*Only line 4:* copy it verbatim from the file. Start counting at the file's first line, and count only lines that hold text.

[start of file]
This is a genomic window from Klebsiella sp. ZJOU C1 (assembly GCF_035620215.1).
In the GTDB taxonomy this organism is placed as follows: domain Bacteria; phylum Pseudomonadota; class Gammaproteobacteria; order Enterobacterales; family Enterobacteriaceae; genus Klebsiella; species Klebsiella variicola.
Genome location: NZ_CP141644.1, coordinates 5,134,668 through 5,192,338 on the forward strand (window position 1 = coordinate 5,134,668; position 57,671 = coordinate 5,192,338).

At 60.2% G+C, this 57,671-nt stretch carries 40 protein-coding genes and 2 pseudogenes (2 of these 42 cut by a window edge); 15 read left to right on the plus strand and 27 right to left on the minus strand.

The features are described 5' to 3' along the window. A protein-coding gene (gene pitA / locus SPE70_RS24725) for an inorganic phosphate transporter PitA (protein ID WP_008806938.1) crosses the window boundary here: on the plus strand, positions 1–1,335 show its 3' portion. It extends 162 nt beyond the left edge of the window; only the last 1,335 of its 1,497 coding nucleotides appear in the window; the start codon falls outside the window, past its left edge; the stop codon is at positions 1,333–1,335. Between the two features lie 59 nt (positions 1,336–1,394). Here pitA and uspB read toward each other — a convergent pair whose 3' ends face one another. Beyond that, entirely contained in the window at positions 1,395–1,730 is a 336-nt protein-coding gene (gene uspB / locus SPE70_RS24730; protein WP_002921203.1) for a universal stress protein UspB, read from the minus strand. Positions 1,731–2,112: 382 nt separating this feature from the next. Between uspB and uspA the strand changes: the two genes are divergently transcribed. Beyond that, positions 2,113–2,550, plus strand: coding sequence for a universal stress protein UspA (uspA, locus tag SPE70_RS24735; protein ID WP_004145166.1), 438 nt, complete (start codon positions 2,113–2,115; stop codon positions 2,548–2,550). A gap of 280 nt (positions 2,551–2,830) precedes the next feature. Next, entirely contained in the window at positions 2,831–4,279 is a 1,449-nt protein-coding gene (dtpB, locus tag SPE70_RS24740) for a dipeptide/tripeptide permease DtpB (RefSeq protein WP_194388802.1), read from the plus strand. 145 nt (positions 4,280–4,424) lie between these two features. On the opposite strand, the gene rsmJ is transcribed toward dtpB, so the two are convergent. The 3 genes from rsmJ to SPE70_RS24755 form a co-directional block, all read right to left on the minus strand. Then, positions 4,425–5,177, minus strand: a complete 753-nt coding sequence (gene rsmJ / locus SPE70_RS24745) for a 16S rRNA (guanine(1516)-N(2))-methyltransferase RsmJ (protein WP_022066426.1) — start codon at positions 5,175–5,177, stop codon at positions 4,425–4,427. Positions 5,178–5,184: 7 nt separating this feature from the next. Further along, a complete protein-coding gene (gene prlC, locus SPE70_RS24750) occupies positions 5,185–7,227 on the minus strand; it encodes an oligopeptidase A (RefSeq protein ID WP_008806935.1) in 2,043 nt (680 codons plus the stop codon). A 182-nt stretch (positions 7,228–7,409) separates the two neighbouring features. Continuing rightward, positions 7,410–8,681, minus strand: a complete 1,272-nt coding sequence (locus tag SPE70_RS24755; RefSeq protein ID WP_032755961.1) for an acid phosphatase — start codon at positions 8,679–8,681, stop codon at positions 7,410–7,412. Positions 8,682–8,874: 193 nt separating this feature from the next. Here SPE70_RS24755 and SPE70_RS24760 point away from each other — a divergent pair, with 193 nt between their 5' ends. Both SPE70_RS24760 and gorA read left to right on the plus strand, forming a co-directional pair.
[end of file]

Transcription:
At 60.2% G+C, this 57,671-nt stretch carries 40 protein-coding genes and 2 pseudogenes (2 of these 42 cut by a window edge); 15 read left to right on the plus strand and 27 right to left on the minus strand.